As a latchkey kid, I found refuge after school at the homes of friends and neighbors, while my sister made dozens of calls to them, making demands that never seemed to be satisfied. Even the dental office where my mom worked as a hygienist was not spared.
When Cathy was 18, my mother finally demanded that she leave home. My sister and I are estranged today. I tried to keep a relationship with her on and off over the course of our lives, until recently when I wanted to send a message that enough was enough. Our mom couldn't really let go, as I suspect a mom always wants to think the best of her children. After some years, her heart softened, and she allowed Cathy to return home. It was only a short time before her “outbursts” were once again too much to endure, and Mom kicked her out again, but they continued to see each other.
My mother and I achingly tried to support each other, long after we stopped trying to find a solution. As my mom approached 72 years old, I pleaded with her to call the police when The Beast would loom in her kitchen, demanding “Sit down! You’re not listening to me!” She would dig into our mother’s slender five-foot-one frame as Mom paced the floor, contemplating her escape. A few hours later, Mom would arrive at my home—no words, no packed bag, no shoes, only her car keys in her hand. My seven-year-old son was thrilled for a visit with “Grandma Kung-Foo (his nickname for her since it rhymed with Sue). “Can she stay overnight?” he asked “Please? She said she’ll read me two stories.” Mom and I smiled at each with a deep-in-our-bones gratitude. We both knew she was okay for now, and relief filled the air as we opened a bottle of wine, although the worry was ever-present.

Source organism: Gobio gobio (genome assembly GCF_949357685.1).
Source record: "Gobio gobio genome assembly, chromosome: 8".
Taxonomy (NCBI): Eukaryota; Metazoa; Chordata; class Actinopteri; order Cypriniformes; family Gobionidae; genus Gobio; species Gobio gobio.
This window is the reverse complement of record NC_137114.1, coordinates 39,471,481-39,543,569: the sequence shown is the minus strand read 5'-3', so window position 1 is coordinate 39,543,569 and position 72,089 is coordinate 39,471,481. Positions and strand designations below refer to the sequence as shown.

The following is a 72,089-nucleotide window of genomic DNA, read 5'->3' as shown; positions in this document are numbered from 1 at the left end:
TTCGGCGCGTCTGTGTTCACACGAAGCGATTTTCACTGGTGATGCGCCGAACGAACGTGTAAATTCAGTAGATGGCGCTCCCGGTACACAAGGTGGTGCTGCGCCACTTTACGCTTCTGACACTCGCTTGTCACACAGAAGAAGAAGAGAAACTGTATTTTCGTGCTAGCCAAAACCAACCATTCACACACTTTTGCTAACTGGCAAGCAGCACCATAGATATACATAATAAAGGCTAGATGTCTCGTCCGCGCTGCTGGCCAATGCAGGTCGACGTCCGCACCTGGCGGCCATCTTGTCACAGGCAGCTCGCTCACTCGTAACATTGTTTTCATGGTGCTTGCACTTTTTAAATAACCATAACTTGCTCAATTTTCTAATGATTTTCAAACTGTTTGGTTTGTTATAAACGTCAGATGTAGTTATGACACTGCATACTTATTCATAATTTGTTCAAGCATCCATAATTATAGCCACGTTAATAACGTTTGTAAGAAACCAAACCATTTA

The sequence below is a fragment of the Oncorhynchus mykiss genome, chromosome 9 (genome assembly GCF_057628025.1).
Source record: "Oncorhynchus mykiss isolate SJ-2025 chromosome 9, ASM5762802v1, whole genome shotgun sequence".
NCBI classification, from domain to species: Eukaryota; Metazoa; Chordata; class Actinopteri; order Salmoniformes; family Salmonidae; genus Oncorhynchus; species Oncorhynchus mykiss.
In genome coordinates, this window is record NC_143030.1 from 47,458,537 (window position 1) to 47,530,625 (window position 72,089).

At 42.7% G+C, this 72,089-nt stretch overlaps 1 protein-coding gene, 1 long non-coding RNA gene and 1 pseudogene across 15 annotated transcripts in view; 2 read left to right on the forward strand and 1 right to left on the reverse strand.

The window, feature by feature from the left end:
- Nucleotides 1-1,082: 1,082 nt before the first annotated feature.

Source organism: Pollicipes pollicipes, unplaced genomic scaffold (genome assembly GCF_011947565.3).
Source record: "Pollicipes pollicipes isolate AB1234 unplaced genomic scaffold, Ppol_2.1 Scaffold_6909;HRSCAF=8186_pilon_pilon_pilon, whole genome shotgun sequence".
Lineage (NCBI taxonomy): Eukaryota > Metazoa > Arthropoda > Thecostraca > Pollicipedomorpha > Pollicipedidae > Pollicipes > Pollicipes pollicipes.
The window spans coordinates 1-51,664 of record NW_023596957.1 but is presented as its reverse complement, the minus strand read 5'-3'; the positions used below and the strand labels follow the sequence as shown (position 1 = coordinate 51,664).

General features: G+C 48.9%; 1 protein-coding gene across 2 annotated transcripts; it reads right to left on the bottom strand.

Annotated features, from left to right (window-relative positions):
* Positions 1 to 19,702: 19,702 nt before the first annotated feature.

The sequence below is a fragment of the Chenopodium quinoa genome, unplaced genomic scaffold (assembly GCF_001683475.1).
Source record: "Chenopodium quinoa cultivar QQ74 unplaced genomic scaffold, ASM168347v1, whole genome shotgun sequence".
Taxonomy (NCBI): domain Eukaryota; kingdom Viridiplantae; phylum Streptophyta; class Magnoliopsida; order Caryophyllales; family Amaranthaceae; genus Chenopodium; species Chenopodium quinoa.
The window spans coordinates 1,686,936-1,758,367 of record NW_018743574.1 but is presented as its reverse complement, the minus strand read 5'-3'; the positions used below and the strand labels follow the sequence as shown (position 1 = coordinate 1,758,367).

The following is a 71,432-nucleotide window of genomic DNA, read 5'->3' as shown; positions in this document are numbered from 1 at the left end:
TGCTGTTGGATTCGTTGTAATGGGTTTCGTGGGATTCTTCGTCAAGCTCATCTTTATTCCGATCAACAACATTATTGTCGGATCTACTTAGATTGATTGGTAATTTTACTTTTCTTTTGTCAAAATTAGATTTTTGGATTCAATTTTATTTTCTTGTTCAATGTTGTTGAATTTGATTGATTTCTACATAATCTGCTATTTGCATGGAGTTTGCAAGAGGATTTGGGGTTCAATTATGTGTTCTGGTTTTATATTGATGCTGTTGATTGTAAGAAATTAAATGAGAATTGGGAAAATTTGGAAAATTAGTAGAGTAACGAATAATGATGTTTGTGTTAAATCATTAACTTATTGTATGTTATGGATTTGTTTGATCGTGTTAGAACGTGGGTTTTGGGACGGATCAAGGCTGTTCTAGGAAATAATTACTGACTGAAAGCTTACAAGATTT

Five years later, Mom was diagnosed with Alzheimer’s. The doctor passed along the official diagnosis as if stating that she’d had a ham sandwich for lunch. I was told, "Let us know when you feel your mom is at a point where she needs medication in an effort to slow the progression of the disease." I wanted to shout, "Now. Or actually, six months ago."
Mom is in an assisted living residence.The Beast still visits her, and only now that our mom is a shell of the person she once was do the two of them get along. My sister can't abuse her any more because there are people around 100 percent of the time. For Mother’s Day last year, I took our beloved dog Spike for a “window visit” with Mom, following pandemic precautions, and we FaceTimed all last year, but now I will be vaccinated and able to visit in person. She still knows my name. Our secret will be buried until I share it by writing about it. While I couldn’t stop what happened to us, I’m not going to stop until I can make a difference in someone else’s life.
E. Jonus speaks to youth groups to elevate awareness of domestic violence, and supports Sojourner Peace Center as a resource in Wisconsin. She is working on a memoir.
2 c. chopped rhubarb
1/2 c. sugar
optional: sliced strawberries
Combine rhubarb and sugar in a large saucepan over medium-high heat.
Reduce heat and stir frequently until tender and slightly thickened, about 5 - 10 minutes.
Add optional strawberries.